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“Fight Her Till She Sinks, And Don’t give up The
Ship” Lawrence, U.S.N.
ABANDON SHIP DRILL
As in every drill you must know your station and the equipment to take with you. Every man is assigned a station and given responsibility for certain gear. This will differ with every boat. The following is set down in order to emphasize several essential points and matters in the procedure known as Abandoning Ship.
The prime rule is: Don’t give up the ship. If it is impossible to get your boat off a reef, it should be blown to bits. Leave nothing for the enemy. Demolition outfits should be on each boat. Learn how to use it. Above all, understand the difference between the time fuse and instantaneous fuse. The latter called Prima Cord (white or light core) burns at the rate of 20,000 feet per second. They are distinguished by the color of their cores. The importance of knowing the difference is too obvious to explain here. The time fuse (black or dark core) burns at the rate of 30-40 sec. per ft., thus 50 feet of safety fuse give you about 25 minutes to get away. Another distinction is that the time fuse is ignited more easily with a match than the prima Cord. Prima Cord usually requires a cap to ignite it.
Wearing of life jacket is a natural precaution. Everyone wears a jacket on patrol. Slipping on deck, stepping on loose expended shell casings, and sudden jolts have flung many PT men into the sea. Such an accident is well to discuss here for it is in fact abandoning ship, though involuntarily. Each man should prepare himself for this possibility. Be prepared. Have your life jacket on, have attached in some manner, a small flashlight waterproofed with rubber sheaths, whistle, a mirror, and your 45 caliber pistol strapped on loaded with a clip of 34 caliber tracer. A knife should always be carried on your person. If so equipped and you fall off over the side you have a variety signaling gear with which to attract attention to your plight and your position. Stay in the boat’s wake and in the same spot, if possible, and start whistling and firing your tracer. The boat on hearing or seeing the noise or flashes will immediately reverse course and pick you up.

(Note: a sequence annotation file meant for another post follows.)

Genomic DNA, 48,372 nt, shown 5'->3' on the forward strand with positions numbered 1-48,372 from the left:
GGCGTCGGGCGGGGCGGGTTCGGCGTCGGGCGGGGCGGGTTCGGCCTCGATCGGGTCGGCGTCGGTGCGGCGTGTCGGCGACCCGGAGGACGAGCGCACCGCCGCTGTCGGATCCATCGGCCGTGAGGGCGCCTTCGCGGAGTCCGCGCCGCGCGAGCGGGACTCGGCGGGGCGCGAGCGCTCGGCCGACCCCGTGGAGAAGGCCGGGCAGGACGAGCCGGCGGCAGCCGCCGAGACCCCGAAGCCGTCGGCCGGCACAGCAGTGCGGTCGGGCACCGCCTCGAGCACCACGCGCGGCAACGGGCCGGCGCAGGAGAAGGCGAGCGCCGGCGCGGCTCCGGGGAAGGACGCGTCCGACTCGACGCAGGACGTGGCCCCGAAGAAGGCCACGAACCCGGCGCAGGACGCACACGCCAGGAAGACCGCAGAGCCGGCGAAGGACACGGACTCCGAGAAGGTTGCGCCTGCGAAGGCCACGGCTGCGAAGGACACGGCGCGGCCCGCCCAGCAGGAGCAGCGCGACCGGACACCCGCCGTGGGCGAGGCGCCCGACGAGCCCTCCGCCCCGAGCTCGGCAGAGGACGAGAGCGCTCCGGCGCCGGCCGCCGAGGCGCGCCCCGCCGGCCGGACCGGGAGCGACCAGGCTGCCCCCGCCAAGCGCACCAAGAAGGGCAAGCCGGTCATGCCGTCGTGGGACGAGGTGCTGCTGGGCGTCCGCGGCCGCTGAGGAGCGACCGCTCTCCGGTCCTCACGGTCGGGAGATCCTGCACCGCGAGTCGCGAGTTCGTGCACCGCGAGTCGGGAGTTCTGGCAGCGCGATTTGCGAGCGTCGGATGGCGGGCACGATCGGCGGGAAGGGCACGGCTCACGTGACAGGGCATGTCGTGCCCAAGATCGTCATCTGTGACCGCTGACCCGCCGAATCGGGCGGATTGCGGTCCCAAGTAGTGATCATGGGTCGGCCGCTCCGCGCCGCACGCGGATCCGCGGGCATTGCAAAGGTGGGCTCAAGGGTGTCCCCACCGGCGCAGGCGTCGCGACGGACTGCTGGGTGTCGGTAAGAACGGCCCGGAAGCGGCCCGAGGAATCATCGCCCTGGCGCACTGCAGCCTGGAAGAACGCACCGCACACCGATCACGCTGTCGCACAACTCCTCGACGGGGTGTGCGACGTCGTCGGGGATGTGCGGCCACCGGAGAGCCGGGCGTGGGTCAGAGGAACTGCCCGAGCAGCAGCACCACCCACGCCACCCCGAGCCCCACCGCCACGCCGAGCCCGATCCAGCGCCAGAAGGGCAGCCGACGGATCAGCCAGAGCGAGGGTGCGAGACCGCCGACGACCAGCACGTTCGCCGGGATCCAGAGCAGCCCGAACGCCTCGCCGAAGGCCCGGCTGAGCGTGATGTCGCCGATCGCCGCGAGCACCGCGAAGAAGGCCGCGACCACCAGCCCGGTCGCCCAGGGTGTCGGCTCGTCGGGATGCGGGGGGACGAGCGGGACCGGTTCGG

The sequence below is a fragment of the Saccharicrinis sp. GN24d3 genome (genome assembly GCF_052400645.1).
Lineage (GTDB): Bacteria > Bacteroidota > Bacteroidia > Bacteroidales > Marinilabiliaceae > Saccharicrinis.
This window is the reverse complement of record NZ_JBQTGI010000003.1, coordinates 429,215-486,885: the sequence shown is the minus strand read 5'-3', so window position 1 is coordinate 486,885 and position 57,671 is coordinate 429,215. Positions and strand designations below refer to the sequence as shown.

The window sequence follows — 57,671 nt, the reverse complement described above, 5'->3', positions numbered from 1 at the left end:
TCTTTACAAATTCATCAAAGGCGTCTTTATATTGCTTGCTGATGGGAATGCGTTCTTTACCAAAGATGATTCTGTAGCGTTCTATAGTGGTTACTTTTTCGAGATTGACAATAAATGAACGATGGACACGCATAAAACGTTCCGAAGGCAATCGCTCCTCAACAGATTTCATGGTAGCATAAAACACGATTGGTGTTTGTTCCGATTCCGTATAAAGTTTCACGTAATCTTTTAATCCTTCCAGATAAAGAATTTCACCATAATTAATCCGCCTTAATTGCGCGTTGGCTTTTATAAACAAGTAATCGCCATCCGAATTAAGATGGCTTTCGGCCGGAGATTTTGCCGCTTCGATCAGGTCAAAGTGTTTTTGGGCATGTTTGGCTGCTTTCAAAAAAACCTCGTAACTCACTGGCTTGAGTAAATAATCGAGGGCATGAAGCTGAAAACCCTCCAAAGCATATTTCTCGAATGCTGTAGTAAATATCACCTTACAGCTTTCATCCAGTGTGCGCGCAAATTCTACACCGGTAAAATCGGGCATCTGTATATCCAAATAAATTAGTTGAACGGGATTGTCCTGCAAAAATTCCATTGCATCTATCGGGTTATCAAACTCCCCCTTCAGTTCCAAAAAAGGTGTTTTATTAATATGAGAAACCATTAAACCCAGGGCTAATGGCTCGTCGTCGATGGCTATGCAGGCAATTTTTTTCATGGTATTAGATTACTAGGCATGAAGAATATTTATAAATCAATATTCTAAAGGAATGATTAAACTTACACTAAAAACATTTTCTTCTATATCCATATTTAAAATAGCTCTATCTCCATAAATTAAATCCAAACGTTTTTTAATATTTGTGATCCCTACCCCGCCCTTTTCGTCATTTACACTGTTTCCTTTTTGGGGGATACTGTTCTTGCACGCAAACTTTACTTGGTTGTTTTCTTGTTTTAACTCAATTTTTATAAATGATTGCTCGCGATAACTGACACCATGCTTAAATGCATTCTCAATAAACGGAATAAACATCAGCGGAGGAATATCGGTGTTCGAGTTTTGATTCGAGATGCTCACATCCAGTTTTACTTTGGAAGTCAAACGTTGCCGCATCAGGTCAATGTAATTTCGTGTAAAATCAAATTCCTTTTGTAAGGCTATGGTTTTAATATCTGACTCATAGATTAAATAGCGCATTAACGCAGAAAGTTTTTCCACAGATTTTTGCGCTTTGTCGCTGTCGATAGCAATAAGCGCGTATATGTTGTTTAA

It will be unusual for you to go out on patrol alone. There is generally another boat in your vicinity to give assistance. It is possible, though for both to be disabled at the same time and both must evacuate.
As a rule your boat will be fairly close to land if you meet disaster on a reef, from the shore guns, plane bombing, or naval gunnery. To reach land all you need is a fairly accurate knowledge of your position, a compass and a chart or map. The officer in charge should give the general course, south or NE or W, etc, to the base or friendly shore. Then if separated each can strike in the proper direction. It is best to stick together, however, for in numbers there is greater safety. Each man on board will be responsible for certain kinds of gear to haul along. A list can be made out from the following, but first let us go through the whole procedure.